Comprehensive identification of essential Staphylococcus aureus genes using Transposon-Mediated Differential Hybridisation (TMDH)
- Equal contributors
1 Department of Veterinary Medicine, University of Cambridge, Madingley Road, Cambridge, CB3 0ES, UK
2 Arrow Therapeutics, Britannia House, 7 Trinity Street, London, SE1 1DB, UK
3 Department of Molecular Biology and Biotechnology, University of Sheffield, Firth Court, Western Bank, Sheffield, S10 2TN, UK
4 Current address: Pfizer Australia, Veterinary Medicine Research and Development, 45 Poplar Road, Parkville, 3052 Victoria, Australia
5 Current address: Cancer Research Technology Development Laboratory, Wolfson Institute for Biomedical Research, The Cruciform Building, Gower Street, London, WC1E 6BT, UK
6 Current address: Division of Microbial Diseases, UCL Eastman Dental Institute, 256 Gray's Inn Road, London, WC1X 8LD, UK
7 Current address: Oxford Gene Technology, Begbroke Science Park, Sandy Lane, Yarnton, Oxford, OX5 1PF, UK
8 Current address: Centre for Bioinformatics, Division of Molecular Biosciences, Faculty of Natural Sciences, Imperial College London, London, SW7 2AZ, UK
BMC Genomics 2009, 10:291 doi:10.1186/1471-2164-10-291Published: 1 July 2009
In recent years there has been an increasing problem with Staphylococcus aureus strains that are resistant to treatment with existing antibiotics. An important starting point for the development of new antimicrobial drugs is the identification of "essential" genes that are important for bacterial survival and growth.
We have developed a robust microarray and PCR-based method, Transposon-Mediated Differential Hybridisation (TMDH), that uses novel bioinformatics to identify transposon inserts in genome-wide libraries. Following a microarray-based screen, genes lacking transposon inserts are re-tested using a PCR and sequencing-based approach. We carried out a TMDH analysis of the S. aureus genome using a large random mariner transposon library of around a million mutants, and identified a total of 351 S. aureus genes important for survival and growth in culture. A comparison with the essential gene list experimentally derived for Bacillus subtilis highlighted interesting differences in both pathways and individual genes.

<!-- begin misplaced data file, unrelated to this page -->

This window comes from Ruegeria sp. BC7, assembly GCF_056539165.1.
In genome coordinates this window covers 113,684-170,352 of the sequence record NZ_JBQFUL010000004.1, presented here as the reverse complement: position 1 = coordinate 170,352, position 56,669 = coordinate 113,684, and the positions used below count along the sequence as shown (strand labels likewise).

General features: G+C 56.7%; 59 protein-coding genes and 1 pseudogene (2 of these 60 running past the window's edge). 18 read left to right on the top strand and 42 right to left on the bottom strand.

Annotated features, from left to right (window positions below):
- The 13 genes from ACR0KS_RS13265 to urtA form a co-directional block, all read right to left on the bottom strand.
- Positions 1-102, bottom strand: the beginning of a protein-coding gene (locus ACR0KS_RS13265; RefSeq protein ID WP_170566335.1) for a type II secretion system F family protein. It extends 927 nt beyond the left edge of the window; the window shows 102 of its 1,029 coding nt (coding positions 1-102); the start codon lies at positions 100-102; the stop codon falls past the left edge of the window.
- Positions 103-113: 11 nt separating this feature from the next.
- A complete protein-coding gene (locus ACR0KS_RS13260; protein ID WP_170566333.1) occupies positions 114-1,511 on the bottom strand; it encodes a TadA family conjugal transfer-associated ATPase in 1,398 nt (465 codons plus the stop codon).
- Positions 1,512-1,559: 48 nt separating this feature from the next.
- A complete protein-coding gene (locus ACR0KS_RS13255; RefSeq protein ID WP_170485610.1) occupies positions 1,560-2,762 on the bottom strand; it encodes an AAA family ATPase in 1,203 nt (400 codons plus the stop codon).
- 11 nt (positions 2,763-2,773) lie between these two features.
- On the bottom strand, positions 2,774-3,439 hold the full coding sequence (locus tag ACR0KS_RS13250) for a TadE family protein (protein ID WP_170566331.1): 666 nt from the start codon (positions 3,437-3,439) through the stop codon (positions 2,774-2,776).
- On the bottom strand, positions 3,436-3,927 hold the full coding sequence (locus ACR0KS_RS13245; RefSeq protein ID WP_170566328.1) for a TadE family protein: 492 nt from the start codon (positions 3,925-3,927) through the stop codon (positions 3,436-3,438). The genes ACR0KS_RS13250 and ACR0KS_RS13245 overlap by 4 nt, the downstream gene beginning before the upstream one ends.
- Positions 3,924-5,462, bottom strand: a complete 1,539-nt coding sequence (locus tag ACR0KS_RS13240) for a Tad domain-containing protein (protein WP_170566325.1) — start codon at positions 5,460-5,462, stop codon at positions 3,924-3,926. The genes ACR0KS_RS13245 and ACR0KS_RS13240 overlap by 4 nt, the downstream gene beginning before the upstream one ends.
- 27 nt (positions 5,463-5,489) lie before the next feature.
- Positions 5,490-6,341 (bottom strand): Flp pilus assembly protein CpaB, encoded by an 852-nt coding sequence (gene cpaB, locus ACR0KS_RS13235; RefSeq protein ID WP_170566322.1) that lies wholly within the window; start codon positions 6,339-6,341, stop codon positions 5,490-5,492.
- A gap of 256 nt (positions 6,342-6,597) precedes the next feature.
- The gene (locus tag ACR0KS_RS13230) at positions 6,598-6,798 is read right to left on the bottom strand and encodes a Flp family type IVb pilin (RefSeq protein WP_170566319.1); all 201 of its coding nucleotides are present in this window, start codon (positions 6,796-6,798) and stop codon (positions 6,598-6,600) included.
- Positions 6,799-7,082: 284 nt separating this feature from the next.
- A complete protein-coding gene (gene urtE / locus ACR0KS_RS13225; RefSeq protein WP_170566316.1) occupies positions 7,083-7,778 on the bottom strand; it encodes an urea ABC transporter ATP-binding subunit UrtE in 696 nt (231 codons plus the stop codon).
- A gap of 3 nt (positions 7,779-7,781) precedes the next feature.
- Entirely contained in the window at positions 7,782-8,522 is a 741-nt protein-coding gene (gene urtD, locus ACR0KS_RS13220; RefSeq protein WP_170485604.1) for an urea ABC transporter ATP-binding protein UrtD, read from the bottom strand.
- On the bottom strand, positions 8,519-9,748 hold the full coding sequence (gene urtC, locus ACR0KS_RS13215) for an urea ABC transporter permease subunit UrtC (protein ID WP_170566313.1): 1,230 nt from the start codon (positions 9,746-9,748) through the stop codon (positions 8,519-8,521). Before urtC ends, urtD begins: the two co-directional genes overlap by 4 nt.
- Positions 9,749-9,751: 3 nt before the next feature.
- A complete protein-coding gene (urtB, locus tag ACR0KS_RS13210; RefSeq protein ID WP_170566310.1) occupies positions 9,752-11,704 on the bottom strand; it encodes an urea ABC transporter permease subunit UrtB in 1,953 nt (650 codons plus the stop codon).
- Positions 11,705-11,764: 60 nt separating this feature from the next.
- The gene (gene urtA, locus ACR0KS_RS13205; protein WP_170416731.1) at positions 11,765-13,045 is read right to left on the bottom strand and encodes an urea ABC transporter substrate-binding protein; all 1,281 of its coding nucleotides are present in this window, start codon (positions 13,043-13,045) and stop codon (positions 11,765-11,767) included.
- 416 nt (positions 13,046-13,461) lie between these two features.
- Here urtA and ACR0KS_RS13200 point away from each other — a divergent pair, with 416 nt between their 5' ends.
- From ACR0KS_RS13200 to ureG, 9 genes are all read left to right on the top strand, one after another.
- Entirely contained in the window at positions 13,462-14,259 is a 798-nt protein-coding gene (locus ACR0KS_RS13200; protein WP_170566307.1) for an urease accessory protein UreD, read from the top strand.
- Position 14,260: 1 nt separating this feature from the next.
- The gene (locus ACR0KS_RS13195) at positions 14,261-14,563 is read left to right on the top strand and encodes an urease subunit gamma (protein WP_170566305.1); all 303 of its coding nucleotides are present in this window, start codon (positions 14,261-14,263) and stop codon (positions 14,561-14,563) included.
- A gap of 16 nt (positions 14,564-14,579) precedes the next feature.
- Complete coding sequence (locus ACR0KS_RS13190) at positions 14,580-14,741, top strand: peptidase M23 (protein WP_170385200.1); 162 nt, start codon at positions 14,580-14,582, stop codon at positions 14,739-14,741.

We have determined the first comprehensive list of S. aureus essential genes. This should act as a useful starting point for the identification of potential targets for novel antimicrobial compounds. The TMDH methodology we have developed is generic and could be applied to identify essential genes in other bacterial pathogens.